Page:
Many books and reviews about scanning probe microscopies (SPM) cover the basics of their performance, novel developments, and state-of-the-art applications. Taking a different approach, Hybridizing Surface Probe Microscopies: Towards a Full Description of the Meso- and Nanoworlds encompasses the technical efforts in combining SPM with spectroscopic and optical complementary techniques that, altogether, provide a complete description of nanoscale and mesoscale systems and processes from corrosion to enzymatic reactions.
The book is organized into eight chapters, following a general scheme that revolves around the two main capabilities of SPM: imaging and measuring interactions. Each chapter introduces key theoretical concepts and basic equations of the particular stand-alone technique with which the scanning probe microscopies are combined. Chapters end with the SPM-technique combination and some real-world examples in which the combination has been devised or used. Most chapters include a historical review of the techniques and numerous illustrations to support key ideas and provide the reader with intuitive understanding.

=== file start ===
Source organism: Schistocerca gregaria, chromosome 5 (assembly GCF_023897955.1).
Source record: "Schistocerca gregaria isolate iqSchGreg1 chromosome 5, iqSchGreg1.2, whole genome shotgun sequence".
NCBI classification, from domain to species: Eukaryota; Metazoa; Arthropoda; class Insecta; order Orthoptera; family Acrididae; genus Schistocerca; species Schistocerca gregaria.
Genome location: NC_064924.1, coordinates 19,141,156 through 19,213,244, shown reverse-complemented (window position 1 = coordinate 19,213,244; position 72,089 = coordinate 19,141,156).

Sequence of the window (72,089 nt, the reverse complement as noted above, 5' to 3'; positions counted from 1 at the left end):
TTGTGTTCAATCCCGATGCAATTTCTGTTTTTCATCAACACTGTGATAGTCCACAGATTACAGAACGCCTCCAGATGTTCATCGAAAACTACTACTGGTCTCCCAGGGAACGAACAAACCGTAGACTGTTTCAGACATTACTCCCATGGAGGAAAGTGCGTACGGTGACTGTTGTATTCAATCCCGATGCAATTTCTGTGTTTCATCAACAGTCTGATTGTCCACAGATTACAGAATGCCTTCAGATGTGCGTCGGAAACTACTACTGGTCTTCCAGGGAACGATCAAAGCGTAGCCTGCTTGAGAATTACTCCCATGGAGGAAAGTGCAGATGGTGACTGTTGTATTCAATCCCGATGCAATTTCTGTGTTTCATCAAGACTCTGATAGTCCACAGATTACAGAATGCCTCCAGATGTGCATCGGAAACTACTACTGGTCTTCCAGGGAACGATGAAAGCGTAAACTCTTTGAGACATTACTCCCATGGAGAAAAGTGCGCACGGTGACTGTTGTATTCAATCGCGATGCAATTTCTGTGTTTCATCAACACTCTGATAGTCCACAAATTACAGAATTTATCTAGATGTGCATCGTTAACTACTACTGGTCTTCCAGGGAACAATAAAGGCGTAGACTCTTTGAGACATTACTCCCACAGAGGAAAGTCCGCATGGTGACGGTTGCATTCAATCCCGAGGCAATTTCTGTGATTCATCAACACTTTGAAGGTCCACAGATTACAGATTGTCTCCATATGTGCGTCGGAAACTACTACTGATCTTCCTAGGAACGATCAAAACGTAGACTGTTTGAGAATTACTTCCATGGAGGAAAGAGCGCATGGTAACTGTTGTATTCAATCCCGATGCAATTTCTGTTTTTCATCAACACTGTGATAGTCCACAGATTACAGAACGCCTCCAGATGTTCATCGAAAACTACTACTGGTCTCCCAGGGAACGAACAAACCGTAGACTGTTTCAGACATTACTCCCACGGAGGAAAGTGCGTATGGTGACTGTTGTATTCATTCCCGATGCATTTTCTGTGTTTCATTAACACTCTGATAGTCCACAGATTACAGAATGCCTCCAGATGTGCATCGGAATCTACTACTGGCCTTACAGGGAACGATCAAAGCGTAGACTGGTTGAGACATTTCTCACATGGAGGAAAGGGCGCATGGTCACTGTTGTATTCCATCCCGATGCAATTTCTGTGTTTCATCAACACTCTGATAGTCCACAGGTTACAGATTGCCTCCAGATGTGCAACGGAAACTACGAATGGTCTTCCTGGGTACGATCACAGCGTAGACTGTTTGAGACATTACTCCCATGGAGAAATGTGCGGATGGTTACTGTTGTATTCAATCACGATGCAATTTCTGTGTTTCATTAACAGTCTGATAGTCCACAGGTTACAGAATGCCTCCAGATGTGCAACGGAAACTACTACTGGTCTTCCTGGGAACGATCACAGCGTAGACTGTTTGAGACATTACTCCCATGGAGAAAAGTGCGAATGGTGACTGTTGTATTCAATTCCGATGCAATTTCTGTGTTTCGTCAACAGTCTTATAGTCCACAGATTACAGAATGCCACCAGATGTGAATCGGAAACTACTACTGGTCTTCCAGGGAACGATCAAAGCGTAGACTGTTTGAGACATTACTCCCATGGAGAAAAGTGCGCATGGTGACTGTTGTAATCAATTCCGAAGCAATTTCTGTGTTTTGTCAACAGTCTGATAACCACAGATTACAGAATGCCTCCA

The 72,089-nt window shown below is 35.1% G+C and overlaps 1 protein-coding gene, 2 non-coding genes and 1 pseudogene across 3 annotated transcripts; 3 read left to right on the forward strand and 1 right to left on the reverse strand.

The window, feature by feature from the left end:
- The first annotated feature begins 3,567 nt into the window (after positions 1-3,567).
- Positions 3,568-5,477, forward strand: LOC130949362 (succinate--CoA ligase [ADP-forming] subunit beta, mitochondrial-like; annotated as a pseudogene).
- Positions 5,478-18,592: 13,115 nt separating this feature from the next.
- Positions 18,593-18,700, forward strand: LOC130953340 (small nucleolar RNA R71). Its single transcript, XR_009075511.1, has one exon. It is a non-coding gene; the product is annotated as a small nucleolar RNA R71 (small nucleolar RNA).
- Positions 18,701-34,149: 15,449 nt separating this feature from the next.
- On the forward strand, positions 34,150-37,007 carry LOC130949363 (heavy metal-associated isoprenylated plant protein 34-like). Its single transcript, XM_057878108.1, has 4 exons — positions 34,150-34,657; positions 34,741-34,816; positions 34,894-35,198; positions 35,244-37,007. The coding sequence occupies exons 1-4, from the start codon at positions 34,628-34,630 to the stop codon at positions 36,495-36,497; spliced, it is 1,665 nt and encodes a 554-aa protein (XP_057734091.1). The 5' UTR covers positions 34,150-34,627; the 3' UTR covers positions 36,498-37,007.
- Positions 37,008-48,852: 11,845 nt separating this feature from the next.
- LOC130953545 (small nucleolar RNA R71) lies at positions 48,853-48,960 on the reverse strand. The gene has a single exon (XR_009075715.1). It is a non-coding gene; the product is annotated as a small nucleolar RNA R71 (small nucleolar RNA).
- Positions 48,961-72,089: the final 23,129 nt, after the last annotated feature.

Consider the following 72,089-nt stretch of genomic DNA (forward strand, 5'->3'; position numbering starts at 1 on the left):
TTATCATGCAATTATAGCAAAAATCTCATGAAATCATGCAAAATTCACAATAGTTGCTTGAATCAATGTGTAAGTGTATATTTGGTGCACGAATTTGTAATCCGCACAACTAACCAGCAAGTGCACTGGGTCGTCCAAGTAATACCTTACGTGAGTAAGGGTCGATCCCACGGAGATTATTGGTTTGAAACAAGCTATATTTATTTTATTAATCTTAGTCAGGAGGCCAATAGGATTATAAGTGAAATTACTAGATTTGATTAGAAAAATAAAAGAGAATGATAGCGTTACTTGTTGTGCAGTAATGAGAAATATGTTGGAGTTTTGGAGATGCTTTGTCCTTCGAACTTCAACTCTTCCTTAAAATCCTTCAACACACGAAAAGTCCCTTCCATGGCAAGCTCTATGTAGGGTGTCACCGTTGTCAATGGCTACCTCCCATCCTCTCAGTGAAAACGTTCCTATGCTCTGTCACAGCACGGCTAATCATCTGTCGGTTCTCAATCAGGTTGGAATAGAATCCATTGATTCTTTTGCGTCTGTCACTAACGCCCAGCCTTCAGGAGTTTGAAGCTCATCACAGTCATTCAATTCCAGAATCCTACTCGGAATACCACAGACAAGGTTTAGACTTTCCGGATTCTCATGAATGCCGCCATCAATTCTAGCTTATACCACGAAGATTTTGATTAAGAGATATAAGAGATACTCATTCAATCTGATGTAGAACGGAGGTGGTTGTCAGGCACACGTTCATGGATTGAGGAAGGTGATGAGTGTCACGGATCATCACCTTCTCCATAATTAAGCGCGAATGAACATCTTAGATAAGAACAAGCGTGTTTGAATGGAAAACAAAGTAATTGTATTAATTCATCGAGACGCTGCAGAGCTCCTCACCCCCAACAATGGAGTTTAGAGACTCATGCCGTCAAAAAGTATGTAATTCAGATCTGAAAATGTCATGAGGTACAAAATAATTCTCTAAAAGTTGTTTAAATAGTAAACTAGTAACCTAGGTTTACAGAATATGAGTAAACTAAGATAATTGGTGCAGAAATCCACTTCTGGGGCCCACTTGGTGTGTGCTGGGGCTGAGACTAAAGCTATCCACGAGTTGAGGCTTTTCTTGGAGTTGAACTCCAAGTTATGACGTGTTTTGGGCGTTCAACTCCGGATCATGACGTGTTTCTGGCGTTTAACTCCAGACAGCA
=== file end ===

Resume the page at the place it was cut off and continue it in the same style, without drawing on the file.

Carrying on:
To understand the limitations of any technique also means to understand how this technique works. This book has devoted a considerable amount of space in explaining the basics of each technique as they are being introduced. At the same time, it avoids explaining the particularities of each SPM-based technique and opts for a rather generalized approach. In short, the book’s focus is not on what SPM can do, but rather on what SPM cannot do and, most specifically, on presenting the experimental approaches that circumvent these limitations.